This conversion process, which is called mechanotransduction, is largely present in both the shaker2 mutants and in the mice in which the N-terminus has been deleted, albeit with some subtle differences. This phenotype suggests that myosin 15 is not directly involved in mechanotransduction: however, it seems that the large isoform of myosin 15 can recognize and accumulate at sites where this process takes place. The localization pattern of myosin 15 observed in the outer hair cells reinforces the idea that some form of membrane tension is required for accumulation of the large isoform.

A similar result was found with another protein (called sans) that is required for growth of stereocilia: deleting sans after hair bundles had fully formed caused the first two rows of stereocilia to shrink over time (Caberlotto et al., 2011). Sans interacts with the mechanotransduction machinery in hair cells (Lefèvre et al., 2008), and the loss of sans has a more dramatic effect on mechanotransduction than the loss of myosin 15. Nevertheless, these two cases suggest that it is possible to uncouple the different roles of various proteins in development and in the subsequent maintenance of mechanically-sensitive stereocilia in hair bundles. It will be interesting to see whether other short bundle mutants may have a similar phenotype, if given the chance.

References

Article and author information

Author details

  1. Teresa Nicolson

    Oregon Hearing Research Center and the Vollum Institute, Oregon Health and Science University, Portland, United States
    For correspondence
    nicolson@ohsu.edu
    Competing interests
    The author declares that no competing interests exist.

Publication history

  1. Version of Record published: October 6, 2015 (version 1)

Copyright

© 2015, Nicolson

This article is distributed under the terms of the Creative Commons Attribution License, which permits unrestricted use and redistribution provided that the original author and source are credited.

Metrics

  • 868
    Page views
  • 103
    Downloads
  • 0
    Citations

Article citation count generated by polling the highest count across the following sources: Crossref, PubMed Central, Scopus.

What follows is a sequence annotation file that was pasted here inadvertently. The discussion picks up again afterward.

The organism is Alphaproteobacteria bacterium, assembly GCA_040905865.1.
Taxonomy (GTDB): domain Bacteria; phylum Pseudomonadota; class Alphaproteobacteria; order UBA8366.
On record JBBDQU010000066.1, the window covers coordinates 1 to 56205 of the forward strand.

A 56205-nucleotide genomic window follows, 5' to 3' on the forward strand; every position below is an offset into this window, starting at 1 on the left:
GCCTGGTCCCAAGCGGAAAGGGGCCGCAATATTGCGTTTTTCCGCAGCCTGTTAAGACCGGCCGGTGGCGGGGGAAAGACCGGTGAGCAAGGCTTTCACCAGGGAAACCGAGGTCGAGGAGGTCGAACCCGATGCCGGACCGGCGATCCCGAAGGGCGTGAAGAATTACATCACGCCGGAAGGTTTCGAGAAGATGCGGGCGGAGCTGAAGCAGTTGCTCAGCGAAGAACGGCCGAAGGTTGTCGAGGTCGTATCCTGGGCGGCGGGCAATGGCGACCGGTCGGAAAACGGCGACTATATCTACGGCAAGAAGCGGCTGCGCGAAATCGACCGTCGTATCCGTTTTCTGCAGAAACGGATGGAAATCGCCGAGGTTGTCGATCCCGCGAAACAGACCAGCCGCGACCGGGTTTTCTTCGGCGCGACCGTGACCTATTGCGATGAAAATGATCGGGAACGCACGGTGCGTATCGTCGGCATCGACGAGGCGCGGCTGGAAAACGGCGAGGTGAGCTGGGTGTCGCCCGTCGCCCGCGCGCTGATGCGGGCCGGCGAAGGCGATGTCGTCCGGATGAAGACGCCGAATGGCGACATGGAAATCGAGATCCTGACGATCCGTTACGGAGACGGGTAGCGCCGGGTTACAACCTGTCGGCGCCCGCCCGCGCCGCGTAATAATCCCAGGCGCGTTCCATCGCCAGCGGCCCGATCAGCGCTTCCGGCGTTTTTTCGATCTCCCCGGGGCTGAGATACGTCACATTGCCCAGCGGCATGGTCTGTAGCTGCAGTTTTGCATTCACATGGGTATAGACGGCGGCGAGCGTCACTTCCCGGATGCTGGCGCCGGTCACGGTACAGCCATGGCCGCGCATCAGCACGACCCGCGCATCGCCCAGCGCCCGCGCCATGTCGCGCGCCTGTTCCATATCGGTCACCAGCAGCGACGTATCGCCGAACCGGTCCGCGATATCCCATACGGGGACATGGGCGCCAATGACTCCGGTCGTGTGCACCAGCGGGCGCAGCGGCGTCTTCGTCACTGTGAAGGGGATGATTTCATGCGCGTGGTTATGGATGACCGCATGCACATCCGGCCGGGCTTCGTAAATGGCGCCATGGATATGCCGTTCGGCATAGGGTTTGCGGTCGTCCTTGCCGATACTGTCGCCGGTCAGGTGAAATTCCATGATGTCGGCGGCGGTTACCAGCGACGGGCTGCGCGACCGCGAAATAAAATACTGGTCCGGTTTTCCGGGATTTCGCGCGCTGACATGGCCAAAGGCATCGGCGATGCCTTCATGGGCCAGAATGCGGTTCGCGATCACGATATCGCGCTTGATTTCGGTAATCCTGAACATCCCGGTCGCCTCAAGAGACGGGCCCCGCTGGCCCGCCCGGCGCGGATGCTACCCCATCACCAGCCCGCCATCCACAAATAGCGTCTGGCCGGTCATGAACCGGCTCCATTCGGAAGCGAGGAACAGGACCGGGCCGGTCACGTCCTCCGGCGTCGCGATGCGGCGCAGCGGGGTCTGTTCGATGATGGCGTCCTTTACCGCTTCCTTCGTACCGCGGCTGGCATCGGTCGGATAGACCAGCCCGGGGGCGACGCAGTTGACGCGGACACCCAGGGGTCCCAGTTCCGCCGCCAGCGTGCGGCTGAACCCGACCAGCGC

Download links

A two-part list of links to download the article, or parts of the article, in various formats.

Downloads (link to download the article as PDF)

Download citations (links to download the citations from this article in formats compatible with various reference manager tools)

Open citations (links to open the citations from this article in various online reference manager services)

Further reading

    1. Cell Biology
    2. Neuroscience
    Francois Singh et al.
    Research Article

    Parkinson’s disease (PD) is a major and progressive neurodegenerative disorder, yet the biological mechanisms involved in its aetiology are poorly understood. Evidence links this disorder with mitochondrial dysfunction and/or impaired lysosomal degradation – key features of the autophagy of mitochondria, known as mitophagy. Here, we investigated the role of LRRK2, a protein kinase frequently mutated in PD, in this process in vivo. Using mitophagy and autophagy reporter mice, bearing either knockout of LRRK2 or expressing the pathogenic kinase-activating G2019S LRRK2 mutation, we found that basal mitophagy was specifically altered in clinically relevant cells and tissues. Our data show that basal mitophagy inversely correlates with LRRK2 kinase activity in vivo. In support of this, use of distinct LRRK2 kinase inhibitors in cells increased basal mitophagy, and a CNS penetrant LRRK2 kinase inhibitor, GSK3357679A, rescued the mitophagy defects observed in LRRK2 G2019S mice. This study provides the first in vivo evidence that pathogenic LRRK2 directly impairs basal mitophagy, a process with strong links to idiopathic Parkinson’s disease, and demonstrates that pharmacological inhibition of LRRK2 is a rational mitophagy-rescue approach and potential PD therapy.

    1. Cell Biology
    Pavan Vedula et al.
    Research Article Updated

    β- and γ-cytoplasmic actins are ubiquitously expressed in every cell type and are nearly identical at the amino acid level but play vastly different roles in vivo. Their essential roles in embryogenesis and mesenchymal cell migration critically depend on the nucleotide sequences of their genes, rather than their amino acid sequences; however, it is unclear which gene elements underlie this effect. Here we address the specific role of the coding sequence in β- and γ-cytoplasmic actins’ intracellular functions, using stable polyclonal populations of immortalized mouse embryonic fibroblasts with exogenously expressed actin isoforms and their ‘codon-switched’ variants. When targeted to the cell periphery using β-actin 3′UTR; β-actin and γ-actin have differential effects on cell migration. These effects directly depend on the coding sequence. Single-molecule measurements of actin isoform translation, combined with fluorescence recovery after photobleaching, demonstrate a pronounced difference in β- and γ-actins’ translation elongation rates in cells, leading to changes in their dynamics at focal adhesions, impairments in actin bundle formation, and reduced cell anchoring to the substrate during migration. Our results demonstrate that coding sequence-mediated differences in actin translation play a key role in cell migration.